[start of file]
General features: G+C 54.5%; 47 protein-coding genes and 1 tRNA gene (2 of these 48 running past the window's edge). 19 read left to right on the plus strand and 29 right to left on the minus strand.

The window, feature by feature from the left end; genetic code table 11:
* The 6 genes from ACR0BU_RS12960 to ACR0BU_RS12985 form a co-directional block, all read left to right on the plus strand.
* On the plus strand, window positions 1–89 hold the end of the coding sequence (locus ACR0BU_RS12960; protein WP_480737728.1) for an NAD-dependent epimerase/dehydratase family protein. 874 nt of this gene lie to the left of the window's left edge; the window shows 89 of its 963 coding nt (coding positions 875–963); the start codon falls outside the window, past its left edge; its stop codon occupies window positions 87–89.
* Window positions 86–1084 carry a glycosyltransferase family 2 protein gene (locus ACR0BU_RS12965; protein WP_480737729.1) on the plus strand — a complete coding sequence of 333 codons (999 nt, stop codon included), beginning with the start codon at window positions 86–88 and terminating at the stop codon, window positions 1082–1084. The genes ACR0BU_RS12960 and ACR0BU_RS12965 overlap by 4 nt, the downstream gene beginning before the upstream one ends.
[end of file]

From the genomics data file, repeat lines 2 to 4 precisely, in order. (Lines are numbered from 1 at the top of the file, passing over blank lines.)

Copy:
The window, feature by feature from the left end; genetic code table 11:
* The 6 genes from ACR0BU_RS12960 to ACR0BU_RS12985 form a co-directional block, all read left to right on the plus strand.
* On the plus strand, window positions 1–89 hold the end of the coding sequence (locus ACR0BU_RS12960; protein WP_480737728.1) for an NAD-dependent epimerase/dehydratase family protein. 874 nt of this gene lie to the left of the window's left edge; the window shows 89 of its 963 coding nt (coding positions 875–963); the start codon falls outside the window, past its left edge; its stop codon occupies window positions 87–89.